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Designing for the Modern Church

The earliest archeologically identified church was built in roughly 250 AD. The church was a house church, a straightforward design with only one door and an area for the congregation to meet. With time, the house church evolved into intricately designed cathedrals, monasteries, and synagogues. Each structure developed specific layouts and architectural elements that served as the standard for building churches. Design typically only swayed based on the size of the church, availability of materials, and the style of the current period.   

Since these times, church design has become focused on what church congregations need and want, rather than designing based on traditional standards. Churches have experienced many changes that have made traditional church design less functional, therefore less desirable. Worship gatherings have gotten smaller, churches are largely unused facilities aside from service days, church choirs are not as common, and church services are even held online. Many of these changes have led to architectural changes in modern churches.   


Our team of architects identified 3 factors that they believe have had a significant impact on church design.   


  1. Sense of Community   

The sense of community within churches has grown increasingly stronger within recent years, particularly in more traditional churches. People want to be near one another, see each other’s faces, and connect with their church staff. This focus on community has led to an impact on the architecture of the sanctuary. In place of two rows of pews and a center aisle, most churches are opting for a space with at least four sections of chairs or pews. Four or more sections allow the seating to move closer to the altar, and for people to see one another’s faces, rather than the back of each other’s heads. A rule of thumb we try to follow is to get all seating within 60 feet of the altar or chancel area of the church to maximize visual contact between presenter and attendee.  


  1. Gathering Space   

People that attend church want a space where they can greet one another and stay after the service to chat. The gathering area of the church is referred to as the narthex. The narthex is a common architectural element in Christian and Byzantine basilicas and churches. In older churches, this may have been less than 10% of the sanctuary space. With the growing demand for a place for people to gather, the narthex has been significantly enlarged in modern designs. We now use about 50% of the sanctuary floor to establish the area for this space.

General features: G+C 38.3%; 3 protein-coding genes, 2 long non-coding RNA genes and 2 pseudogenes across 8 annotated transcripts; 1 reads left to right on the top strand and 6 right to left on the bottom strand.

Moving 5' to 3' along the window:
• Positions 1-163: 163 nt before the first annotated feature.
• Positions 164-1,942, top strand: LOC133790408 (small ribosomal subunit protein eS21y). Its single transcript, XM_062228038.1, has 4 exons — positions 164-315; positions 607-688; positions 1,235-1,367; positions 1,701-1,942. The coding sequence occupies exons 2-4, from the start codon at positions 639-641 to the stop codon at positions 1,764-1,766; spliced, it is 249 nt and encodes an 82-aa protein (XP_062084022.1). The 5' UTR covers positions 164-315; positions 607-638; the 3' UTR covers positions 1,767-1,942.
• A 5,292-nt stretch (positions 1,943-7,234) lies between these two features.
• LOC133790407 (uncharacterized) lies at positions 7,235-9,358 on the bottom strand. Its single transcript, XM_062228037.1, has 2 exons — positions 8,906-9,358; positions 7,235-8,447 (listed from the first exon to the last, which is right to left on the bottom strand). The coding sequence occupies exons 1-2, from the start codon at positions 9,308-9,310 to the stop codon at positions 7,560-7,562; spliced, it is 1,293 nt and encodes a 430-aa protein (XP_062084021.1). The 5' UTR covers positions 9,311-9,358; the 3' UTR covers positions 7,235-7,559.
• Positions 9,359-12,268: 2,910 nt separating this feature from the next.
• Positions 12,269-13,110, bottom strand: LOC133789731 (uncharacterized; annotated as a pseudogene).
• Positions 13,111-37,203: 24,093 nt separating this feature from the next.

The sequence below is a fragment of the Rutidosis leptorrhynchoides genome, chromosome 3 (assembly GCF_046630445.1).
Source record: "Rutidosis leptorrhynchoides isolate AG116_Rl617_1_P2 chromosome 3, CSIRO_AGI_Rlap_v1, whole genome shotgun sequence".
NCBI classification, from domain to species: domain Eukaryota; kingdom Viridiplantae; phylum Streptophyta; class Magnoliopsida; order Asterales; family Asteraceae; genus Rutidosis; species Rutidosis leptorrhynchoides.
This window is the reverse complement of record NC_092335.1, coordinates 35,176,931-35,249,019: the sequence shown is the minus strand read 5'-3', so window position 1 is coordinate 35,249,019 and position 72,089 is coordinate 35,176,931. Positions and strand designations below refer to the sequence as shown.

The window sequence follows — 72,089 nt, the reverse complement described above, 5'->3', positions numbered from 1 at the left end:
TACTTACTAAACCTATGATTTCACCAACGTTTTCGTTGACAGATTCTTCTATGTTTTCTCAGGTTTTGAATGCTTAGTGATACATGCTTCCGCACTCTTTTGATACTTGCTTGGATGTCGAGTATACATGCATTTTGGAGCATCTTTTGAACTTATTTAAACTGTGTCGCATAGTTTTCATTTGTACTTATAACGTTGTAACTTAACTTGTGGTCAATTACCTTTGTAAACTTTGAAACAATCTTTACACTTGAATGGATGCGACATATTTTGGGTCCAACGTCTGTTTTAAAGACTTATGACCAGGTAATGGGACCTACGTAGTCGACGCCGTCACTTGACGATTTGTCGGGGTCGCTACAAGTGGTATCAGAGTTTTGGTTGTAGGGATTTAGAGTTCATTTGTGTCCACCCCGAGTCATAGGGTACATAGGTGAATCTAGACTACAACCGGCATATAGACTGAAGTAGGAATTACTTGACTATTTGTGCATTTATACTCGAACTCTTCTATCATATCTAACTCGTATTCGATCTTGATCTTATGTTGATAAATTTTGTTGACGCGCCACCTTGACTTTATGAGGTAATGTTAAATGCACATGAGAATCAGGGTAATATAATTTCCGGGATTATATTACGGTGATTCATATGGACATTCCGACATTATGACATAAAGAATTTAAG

A large gathering area helps support the growing sense of community in churches by providing the proper amount of space for people to talk. The space is also large enough to serve refreshments and snacks to the congregation, so as people are talking, they can enjoy their morning coffee and get to know one another.   


  1.  A/V Technology   

Technology has paved its way into every aspect of life, including church services. With advancements in audiovisual technology, churches can play music, show videos, display hymns, or even capture the service for virtual attendees. Most churches are spending a considerable amount of money on enhancing their audio and video quality, as it benefits the congregation. A/V technology makes it easier for the congregation to hear whether it is the sermon or hymns, while also giving the church leaders the flexibility to display videos, photos, or even make their service available online. Advanced audiovisual capabilities allowed many churches to bridge the pandemic and bring the worship service into people’s homes.  


As we have continued to design more churches, a larger narthex, improved seating proximity to the chancel area, and advanced audiovisual systems are welcomed and wanted by many of our clients. We believe that the church design process should be about creating a layout that serves the needs and wants of the modern congregation and community, rather than trying to replicate traditional church design standards.  



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